Focus-Screen and Stage

Today in class we agreed that there are less options in terms of directing/controlling focus on the stage than in the cinema.  I want to bring up the way lighting is used on stage.  Though it does convey emotional reaction with color and mood, etc., I primarily want to focus on how it’s used to direct our focus. 🙂

Though I do agree that there is a richer repertoire for controlling focus on the screen (deep/shallow, zooming), the stage does do this with:

  • the curtain
  • proscenium-the imaginary line between “reality” where the audience is and imaginary/fantasy where the performance is.  for practical purposes, it is the (imaginary)line on which the curtain open and closes
  • lighting (especially spot lights)
  • and of course blocking (down vs upstage)-the position/placement of actors

Do you think this is similar and that film can take it further and offers more simply because of the medium or am I off base here?

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4 Responses to Focus-Screen and Stage

  1. yenning says:

    I like how you point out some characteristics which could be controlled/directed on stage. Your post makes me think of some films that have some shots are like the scene on stage. For me, when I sit in a theater, I always have the idea: “they are acting.” Although there are lots of methods which can do focus (ie, spot light) on stage, I still have difficulty being totally engaged in the play as I do in the cinema.

  2. Jungyoun Yim says:

    I like your thought to try compare between film and stage. After I read your post, I came up an thought about the boundary of reality. When I was enjoying a play or a musical, sometimes an actor got out of stage and came to audiences and acted in front of them or led them to participate a part of the performance. Although it was one of exceptional situations, sometimes it gave the audience fabulous experience, because it breaks the rule, it breaks frame, it breaks the boundary of reality. 😉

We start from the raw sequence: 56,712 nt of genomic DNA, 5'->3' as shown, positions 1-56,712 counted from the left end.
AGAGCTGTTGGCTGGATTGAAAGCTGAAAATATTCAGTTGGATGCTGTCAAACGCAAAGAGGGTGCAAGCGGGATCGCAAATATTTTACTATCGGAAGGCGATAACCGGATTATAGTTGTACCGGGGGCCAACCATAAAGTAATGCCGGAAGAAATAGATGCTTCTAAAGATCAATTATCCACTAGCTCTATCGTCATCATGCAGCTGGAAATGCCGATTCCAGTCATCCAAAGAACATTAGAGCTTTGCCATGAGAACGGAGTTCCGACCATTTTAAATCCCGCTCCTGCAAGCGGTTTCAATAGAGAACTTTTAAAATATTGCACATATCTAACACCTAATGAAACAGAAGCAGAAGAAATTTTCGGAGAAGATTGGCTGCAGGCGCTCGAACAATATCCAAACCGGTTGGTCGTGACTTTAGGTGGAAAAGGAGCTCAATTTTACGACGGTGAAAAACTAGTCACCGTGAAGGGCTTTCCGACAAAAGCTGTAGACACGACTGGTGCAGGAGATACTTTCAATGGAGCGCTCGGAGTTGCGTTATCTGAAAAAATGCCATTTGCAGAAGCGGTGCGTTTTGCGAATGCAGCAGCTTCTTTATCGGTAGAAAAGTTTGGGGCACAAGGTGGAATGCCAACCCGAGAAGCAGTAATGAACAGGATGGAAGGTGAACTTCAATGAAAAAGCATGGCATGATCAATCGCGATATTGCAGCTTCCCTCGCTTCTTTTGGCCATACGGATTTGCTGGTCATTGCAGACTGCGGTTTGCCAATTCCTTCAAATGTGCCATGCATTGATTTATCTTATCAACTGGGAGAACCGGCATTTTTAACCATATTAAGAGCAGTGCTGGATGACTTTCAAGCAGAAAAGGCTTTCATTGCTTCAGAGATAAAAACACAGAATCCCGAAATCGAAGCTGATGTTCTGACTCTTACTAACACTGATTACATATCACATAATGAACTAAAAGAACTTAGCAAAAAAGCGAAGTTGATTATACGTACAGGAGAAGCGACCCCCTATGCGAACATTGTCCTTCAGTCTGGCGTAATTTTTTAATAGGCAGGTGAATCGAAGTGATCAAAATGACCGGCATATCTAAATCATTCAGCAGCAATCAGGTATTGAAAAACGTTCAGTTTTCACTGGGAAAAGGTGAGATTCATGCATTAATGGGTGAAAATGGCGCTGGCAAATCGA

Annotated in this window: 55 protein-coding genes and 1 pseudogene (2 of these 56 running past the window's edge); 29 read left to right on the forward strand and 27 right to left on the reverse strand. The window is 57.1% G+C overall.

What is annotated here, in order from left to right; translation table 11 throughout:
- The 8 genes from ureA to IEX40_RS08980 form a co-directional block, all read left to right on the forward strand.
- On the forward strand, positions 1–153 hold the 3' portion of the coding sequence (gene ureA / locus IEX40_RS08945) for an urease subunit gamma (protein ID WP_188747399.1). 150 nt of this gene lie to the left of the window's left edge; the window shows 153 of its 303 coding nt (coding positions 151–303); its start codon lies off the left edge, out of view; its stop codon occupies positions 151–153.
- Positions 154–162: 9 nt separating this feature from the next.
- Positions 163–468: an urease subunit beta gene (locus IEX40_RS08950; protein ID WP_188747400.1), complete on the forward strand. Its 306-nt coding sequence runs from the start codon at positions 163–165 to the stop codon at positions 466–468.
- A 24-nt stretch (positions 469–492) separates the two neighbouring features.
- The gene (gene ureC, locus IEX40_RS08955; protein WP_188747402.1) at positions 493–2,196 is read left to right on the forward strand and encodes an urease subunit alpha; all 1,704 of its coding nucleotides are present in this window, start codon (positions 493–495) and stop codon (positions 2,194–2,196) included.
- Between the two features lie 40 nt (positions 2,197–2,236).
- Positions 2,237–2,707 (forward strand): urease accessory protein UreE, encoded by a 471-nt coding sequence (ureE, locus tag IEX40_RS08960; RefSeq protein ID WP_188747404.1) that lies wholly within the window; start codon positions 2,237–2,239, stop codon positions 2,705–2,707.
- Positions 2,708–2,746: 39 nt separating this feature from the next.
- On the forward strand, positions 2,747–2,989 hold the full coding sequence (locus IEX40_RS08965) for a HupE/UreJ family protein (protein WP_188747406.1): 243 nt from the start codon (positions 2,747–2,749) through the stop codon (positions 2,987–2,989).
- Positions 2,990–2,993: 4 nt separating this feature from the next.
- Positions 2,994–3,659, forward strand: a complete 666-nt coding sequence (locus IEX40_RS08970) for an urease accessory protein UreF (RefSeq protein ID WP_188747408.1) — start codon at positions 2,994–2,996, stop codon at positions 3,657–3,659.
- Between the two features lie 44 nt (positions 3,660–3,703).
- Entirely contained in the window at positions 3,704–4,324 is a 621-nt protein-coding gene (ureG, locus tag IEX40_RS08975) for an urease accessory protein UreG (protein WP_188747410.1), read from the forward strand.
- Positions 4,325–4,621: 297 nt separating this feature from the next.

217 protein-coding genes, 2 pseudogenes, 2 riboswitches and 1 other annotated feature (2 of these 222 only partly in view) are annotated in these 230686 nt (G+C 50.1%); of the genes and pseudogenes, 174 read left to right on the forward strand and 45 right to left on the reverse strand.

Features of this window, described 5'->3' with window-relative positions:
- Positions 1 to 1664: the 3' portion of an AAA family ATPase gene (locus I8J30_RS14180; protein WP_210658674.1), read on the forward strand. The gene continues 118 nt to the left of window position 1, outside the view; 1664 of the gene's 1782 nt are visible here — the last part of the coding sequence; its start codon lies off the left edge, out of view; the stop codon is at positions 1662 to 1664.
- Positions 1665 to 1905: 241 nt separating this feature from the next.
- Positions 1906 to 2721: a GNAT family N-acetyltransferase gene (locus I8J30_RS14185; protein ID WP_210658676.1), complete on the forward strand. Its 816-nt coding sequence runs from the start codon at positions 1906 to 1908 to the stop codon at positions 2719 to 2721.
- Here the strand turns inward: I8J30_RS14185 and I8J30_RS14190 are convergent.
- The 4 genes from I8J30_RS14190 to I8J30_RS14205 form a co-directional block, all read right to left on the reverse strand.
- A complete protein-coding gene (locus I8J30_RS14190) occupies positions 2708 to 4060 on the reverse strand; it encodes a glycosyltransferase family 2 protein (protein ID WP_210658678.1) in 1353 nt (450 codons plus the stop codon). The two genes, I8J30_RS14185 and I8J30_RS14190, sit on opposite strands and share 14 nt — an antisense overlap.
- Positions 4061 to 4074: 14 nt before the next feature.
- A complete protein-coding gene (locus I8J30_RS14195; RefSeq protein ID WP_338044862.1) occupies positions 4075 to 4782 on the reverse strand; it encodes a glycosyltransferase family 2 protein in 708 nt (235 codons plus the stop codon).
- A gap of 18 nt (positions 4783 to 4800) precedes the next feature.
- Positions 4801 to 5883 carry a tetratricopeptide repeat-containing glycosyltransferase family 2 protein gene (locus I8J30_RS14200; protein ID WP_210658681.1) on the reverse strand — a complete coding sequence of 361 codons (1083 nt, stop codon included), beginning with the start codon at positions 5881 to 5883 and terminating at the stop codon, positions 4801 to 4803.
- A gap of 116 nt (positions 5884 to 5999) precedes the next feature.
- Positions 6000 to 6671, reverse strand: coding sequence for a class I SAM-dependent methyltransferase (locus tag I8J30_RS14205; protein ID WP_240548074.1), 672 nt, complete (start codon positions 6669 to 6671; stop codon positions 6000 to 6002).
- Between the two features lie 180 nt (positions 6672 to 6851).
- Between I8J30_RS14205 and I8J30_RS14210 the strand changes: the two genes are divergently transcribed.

3. Good point, Jungyoun. I think the notion of “boundary” is a very important one. I read an article about mixed reality and mobile phone games that talks a lot about boundary there as well: the boundary between the virtual world and the real. The nature of that boundary, and in particular how and where it is permeable, is absolutely crucial to interaction design in mixed reality. So your point about surprising boundary “violations” in live performances is a very good one.

    The notion of boundary also has ethical implications in similar ways that the framing of the shot does in film, because it similarly establishes relationships between the audience and the performers, giving audience members different levels of participation/voyeurship in the reality of the play or musical.

  4. laurabrunetti says:

    Jungyoun I totally agree with you. The boundary of reality (proscenium), though imaginary, is a powerful line and in theatre it is never an accident when it is crossed and action is brought out to the front of the stage or even in the audience. Like we discussed in one class about how every prop, every person, everything in a film shot is there because someone wanted it to be, in theatre crossing the boundary of reality is a very deliberate tactic often to draw the audience into the performance by blurring the line of imaginary and reality. Some examples I can think of that may be more well known are (with actors) the musical Starlite Express when the skaters skate around/above the audience, and (with props) in the Phantom of the Opera at the beginning when the chandelier falls from above the audience onto the stage.

    Another similar tactic is when an actor addresses the audience directly, like you said when an actor “led them [the audience] to participate a part of the performance.” In most theatre performances there are well defined audience (observer) and participant (performer) roles. When the audience is directly addressed in a show, again there is a deliberate attempt to blur that line between roles and reality/fantasy. A pretty well known example could be, perhaps, A Midsummer Night’s Dream when the play closes with Puck directly addressing the audience in a closing monologue.

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